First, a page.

A lot of my community feels isolated. They don’t want to go out and engage in the world as they used to know it.
Davis Phinney loved winning. And he was famous for it. Before Lance Armstrong won his first Tour de France and back when Greg Lemond was making his inroads into the top of the European peloton, Phinney was an American all-star. He was only the second American to win a stage at the Tour and took the bronze medal in the 1984 100k time trial at the Olympics.
But after years of feeling off, he was diagnosed with early-onset Parkinson’s disease. In the years since that diagnosis, a lot has changed—from what he can do with his hands to the way he thinks about life. Along the way, he founded the Davis Phinney Foundation. But he’s not looking for a cure; instead, he’s working on a way to help people live well today. And a big part of that is the Every Victory Counts manual. As the foundation prepared to release the second edition of that resource, Scott Rosenfield spoke with the cycling legend.
What exactly is the Every Victory Counts manual?
The EVC manual is basically a tool for people—whether they’re newly diagnosed or not—that fleshes out more of what they can do to improve their own situation in very reasonable and understandable ways than what they might just get from their neurologist. It’s chock-a-block full of good information, and education, and wisdom from patients, and doctors, and caregivers.
And what are you hoping that people living with Parkinson’s disease can take away from the manual?
Everyone with Parkinson’s has similarities and differences. The common themes are that you are watching yourself becoming progressively disabled. And that’s disconcerting. A lot of my community feels isolated. They don’t want to go out and engage in the world as they used to know it.
I want people to be able to feel like this manual helps them find what they are particularly looking for—whether it’s becoming better prepared for your check-up with your doctor or what specific questions to ask, or motivating you to find a Parkinson’s group that’s actively engaged in promoting well-being—whether it’s a singing group, or yoga or dance or movement.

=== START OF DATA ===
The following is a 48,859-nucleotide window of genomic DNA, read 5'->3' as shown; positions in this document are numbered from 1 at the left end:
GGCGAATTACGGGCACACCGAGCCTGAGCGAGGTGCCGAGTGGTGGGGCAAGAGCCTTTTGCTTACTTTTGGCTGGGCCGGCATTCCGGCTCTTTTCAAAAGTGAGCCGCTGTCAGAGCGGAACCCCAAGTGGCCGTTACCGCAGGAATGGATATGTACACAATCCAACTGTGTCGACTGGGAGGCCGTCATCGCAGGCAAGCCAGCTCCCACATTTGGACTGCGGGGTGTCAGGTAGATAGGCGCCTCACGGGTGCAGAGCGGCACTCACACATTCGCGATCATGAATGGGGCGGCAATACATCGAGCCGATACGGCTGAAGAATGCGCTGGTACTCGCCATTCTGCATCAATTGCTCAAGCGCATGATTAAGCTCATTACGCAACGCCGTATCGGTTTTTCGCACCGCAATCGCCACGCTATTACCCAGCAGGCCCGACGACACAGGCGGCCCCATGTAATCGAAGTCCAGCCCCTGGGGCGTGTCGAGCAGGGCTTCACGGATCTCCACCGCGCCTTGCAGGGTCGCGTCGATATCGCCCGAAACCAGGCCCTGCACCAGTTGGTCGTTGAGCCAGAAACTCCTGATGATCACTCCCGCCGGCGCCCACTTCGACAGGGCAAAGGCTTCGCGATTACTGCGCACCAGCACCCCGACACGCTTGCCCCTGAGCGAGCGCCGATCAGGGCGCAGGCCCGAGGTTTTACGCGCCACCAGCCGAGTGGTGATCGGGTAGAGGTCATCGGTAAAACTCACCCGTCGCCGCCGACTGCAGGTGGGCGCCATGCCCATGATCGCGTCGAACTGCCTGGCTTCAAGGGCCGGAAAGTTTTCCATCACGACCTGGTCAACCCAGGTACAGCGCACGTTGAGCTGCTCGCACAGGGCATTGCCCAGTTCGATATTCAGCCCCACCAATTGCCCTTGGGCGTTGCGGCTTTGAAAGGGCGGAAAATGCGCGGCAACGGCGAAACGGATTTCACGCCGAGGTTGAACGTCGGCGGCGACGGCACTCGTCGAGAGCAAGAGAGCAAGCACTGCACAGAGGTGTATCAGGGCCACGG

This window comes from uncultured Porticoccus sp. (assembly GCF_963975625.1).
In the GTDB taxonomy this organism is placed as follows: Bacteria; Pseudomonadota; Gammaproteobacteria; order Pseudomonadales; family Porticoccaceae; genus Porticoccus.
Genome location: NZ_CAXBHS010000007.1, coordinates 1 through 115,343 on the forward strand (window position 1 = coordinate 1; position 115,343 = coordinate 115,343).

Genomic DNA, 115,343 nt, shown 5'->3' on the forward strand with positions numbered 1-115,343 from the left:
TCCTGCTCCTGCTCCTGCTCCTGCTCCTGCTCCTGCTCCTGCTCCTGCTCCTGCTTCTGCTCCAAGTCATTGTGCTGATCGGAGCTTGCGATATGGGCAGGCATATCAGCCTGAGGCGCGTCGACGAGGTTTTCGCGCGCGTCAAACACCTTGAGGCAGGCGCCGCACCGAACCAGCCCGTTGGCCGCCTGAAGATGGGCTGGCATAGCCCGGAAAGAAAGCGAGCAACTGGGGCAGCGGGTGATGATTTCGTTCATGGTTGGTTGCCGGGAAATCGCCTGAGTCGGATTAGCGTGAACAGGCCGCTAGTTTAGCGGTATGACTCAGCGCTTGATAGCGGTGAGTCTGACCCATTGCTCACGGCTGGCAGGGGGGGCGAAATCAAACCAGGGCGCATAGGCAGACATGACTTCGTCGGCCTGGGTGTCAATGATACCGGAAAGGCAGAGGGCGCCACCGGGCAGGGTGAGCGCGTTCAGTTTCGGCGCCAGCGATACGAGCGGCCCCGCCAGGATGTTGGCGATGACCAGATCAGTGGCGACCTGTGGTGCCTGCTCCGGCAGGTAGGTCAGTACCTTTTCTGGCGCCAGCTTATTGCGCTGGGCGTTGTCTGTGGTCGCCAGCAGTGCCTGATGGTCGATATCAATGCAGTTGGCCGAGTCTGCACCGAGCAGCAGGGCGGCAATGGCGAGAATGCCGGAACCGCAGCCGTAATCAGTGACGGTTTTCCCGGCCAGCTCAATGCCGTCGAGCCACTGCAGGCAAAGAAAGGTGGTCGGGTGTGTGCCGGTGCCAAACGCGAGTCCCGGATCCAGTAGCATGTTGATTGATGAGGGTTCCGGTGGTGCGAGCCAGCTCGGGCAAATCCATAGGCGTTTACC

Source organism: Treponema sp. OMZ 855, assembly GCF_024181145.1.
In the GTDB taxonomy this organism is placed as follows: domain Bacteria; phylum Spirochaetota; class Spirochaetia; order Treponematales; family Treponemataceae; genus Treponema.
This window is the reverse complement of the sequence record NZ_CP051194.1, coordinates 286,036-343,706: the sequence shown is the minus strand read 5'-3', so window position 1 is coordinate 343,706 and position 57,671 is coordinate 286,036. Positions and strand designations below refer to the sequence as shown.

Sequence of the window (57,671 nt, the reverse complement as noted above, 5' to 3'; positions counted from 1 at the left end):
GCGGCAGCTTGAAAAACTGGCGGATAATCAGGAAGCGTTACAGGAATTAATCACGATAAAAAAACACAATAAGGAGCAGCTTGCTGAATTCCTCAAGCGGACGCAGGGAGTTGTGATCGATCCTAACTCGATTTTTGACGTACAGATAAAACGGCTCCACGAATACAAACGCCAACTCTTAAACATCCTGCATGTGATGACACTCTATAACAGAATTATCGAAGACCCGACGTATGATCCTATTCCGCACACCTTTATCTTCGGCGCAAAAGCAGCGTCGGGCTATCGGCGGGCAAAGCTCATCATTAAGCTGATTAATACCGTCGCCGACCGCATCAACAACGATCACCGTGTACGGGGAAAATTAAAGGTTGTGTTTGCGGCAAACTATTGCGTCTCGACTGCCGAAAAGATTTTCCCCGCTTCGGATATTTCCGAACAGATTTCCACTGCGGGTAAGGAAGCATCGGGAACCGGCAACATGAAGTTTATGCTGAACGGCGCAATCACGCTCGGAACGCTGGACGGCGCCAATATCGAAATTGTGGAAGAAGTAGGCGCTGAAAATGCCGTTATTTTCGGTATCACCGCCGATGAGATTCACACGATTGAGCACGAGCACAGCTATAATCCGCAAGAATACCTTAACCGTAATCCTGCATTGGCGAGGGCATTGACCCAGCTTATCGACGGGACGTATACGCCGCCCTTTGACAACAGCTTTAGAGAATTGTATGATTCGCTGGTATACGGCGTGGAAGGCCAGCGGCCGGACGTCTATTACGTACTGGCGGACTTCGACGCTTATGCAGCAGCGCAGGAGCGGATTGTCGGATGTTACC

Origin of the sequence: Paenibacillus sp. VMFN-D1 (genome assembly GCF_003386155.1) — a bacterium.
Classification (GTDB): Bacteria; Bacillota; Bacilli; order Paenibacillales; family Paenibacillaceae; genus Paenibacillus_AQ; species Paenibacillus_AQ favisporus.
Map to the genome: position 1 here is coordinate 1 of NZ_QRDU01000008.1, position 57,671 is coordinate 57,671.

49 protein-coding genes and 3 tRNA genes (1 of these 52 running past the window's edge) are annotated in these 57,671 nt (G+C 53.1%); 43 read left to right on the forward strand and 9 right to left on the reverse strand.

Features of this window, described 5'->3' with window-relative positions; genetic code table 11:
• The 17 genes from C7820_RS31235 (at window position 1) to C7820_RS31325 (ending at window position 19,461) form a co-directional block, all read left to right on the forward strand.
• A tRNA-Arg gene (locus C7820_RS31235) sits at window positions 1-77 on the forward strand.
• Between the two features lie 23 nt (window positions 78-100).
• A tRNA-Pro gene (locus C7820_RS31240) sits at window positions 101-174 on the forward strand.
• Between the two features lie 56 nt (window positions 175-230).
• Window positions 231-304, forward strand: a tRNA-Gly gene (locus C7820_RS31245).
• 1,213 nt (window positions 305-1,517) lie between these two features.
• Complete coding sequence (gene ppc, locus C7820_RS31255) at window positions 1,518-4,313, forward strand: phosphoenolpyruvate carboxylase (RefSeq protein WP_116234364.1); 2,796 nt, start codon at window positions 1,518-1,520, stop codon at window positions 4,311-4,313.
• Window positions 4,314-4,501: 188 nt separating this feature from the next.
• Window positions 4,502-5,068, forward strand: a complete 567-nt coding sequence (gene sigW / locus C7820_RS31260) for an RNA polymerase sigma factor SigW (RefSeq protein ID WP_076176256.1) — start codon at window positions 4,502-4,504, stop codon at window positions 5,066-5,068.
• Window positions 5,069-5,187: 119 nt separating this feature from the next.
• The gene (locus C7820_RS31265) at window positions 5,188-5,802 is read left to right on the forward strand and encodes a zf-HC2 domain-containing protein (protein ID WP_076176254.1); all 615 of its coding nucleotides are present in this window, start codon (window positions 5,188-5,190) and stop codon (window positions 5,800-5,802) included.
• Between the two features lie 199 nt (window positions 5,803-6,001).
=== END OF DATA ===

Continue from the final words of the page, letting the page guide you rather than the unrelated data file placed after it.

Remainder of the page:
How have you applied the lessons from the EVC and your racing career to living with Parkinson’s?
When you’re an athlete, you need to be fairly self-aware and you need to be consistently taking care of yourself—eating right, sleeping well, and training for your sport. When you live with a disease like Parkinson’s, those same tools can still prove valuable in stemming your decline somewhat. If I start my day right and am eating correctly and getting out for a little bit of exercise—not too much but something is always better than nothing—and then get on with my day and make sure I’m monitoring my energy levels, and eating right, and taking care of myself as best I can, I find over the long term my health is better, which is true for anybody, but particularly true if you have a degenerative disease like Parkinson’s.
What about limits imposed by the disease?
There are things that take me an inordinate amount of time, like washing dishes, or this last month while I’ve been with Taylor following his training rides and being like a bottle boy, handing out water bottles to the group and washing about 60 bottles a night and refilling them in the morning, he’s like, Can I help you out, because we really have to get going.
It takes me a lot longer to accomplish the tasks, but there is a benefit in continuing to challenge yourself to do things. While I don’t do them nearly as quickly as I once did, I still can do them. I try not to become too reliant on others and let everyone do things for me, but hold on to chores that force my hands to function, and force me to focus so I’m not dropping things or whatnot.